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Attorneys for the former Penn State assistant football coach had claimed the charges were too vague.
The judge overseeing former Penn State assistant football coach Jerry Sandusky's child sex abuse trial rejected last-minute motions on Friday to dismiss the charges in the case.
Trial Judge John M. Cleland didn't explain his rationale behind the ruling in his brief, three-paragraph order filed in Centre County court, the Pittsburgh Tribune-Review reported.
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The order clears the way for Sandusky's trial to begin on Monday morning in Bellefonte, Pa. It is expected to last several weeks.
Sandusky's attorneys had wanted the 52 counts against him dismissed, arguing that some were too vague and that there was insufficient evidence to support the others, CNN reported.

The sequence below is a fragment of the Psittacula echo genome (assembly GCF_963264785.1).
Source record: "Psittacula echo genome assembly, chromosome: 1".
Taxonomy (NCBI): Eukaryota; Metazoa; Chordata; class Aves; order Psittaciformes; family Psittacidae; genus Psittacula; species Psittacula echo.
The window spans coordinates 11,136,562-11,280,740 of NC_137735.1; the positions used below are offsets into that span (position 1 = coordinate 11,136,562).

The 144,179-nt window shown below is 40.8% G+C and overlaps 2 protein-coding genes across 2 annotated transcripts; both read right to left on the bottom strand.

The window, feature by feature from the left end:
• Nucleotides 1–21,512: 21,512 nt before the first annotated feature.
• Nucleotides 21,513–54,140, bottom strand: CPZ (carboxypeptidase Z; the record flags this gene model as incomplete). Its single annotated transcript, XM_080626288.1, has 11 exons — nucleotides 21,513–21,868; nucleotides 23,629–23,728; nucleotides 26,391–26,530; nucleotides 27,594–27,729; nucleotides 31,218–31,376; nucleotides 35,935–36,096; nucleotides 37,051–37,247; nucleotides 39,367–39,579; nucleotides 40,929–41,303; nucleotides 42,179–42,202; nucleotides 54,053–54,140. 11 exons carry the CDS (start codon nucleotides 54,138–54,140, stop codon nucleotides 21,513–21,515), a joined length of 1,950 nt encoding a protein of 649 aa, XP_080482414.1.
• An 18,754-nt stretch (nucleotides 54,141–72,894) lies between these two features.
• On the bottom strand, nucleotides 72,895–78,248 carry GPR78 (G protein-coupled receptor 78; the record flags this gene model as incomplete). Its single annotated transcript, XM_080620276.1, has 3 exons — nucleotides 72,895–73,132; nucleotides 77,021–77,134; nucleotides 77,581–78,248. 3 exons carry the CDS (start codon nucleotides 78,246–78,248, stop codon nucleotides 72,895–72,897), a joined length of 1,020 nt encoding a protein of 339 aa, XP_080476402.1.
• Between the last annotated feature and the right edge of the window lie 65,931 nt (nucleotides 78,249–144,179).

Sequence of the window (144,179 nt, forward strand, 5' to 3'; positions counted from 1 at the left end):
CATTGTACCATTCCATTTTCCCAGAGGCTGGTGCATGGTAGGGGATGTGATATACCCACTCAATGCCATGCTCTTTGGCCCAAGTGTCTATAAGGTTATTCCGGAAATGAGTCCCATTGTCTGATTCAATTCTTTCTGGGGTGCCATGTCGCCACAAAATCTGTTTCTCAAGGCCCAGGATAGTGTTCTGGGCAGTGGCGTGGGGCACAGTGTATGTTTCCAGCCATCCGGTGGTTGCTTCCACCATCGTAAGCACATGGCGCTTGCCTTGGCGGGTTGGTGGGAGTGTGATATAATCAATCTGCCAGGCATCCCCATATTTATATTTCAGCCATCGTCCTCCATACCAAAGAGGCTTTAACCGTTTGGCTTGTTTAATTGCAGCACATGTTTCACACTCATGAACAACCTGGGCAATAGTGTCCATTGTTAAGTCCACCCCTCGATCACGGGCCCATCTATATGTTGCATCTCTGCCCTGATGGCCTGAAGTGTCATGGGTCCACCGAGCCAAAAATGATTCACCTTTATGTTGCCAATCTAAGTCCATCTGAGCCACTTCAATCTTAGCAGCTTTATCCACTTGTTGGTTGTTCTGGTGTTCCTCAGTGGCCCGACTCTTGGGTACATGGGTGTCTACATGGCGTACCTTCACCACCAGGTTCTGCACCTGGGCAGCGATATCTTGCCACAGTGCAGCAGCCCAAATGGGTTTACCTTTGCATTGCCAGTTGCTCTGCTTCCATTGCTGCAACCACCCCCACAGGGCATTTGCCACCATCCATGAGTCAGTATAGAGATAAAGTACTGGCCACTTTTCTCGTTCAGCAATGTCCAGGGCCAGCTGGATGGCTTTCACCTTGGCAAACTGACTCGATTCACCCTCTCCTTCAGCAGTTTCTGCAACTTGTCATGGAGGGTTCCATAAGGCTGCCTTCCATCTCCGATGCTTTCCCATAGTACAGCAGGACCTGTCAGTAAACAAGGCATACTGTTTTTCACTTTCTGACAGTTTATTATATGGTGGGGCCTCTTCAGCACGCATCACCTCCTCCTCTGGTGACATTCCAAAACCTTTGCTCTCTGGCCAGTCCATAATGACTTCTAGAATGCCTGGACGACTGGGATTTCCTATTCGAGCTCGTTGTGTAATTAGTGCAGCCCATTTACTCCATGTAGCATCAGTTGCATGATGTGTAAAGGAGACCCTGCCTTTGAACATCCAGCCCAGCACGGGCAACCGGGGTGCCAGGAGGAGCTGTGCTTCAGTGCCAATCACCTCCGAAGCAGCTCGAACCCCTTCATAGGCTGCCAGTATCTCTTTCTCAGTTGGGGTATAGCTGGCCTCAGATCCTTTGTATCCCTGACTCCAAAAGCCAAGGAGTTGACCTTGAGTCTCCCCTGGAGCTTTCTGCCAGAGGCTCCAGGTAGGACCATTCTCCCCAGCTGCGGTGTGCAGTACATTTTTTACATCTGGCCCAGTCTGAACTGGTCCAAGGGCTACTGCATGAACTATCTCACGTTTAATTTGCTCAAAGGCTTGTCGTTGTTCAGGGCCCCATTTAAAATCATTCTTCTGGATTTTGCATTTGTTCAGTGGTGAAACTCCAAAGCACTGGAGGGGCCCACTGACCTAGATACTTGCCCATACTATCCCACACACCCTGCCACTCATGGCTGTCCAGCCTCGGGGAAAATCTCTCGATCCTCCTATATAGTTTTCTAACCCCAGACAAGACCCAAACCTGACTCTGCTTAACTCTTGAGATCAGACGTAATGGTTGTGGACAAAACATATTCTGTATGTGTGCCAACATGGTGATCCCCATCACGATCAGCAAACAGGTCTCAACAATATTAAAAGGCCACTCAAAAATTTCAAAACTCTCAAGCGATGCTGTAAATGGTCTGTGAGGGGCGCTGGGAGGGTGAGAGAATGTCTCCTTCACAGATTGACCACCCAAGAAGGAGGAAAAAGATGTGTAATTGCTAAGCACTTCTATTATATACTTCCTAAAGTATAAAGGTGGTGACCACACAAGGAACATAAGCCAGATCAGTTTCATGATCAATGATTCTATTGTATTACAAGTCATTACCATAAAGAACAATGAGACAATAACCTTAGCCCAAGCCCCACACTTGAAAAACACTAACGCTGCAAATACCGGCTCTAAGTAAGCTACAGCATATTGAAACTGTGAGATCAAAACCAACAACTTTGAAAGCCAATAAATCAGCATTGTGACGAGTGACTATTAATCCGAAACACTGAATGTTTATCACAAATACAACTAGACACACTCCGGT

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Sandusky, 68, a retired assistant Penn State football coach, is accused of sexually abusing 10 boys over a 15-year span, some of whom he met through a charity he created for underprivileged youth. He has consistently denied the allegations and pleaded not guilty, according to the AP.
A jury of seven women and five men was selected earlier this week, many of them with ties to Penn State, MSNBC reported.
Love letters that Sandusky wrote to one of his alleged victims will be read as testimony, and the jury will also be presented with gifts that one of the victims received as evidence.
Authorities allege that some of the abuse occurred on Penn State's campus, and University President Graham Spanier and head football coach Joe Paterno lost their jobs over their handling of the case.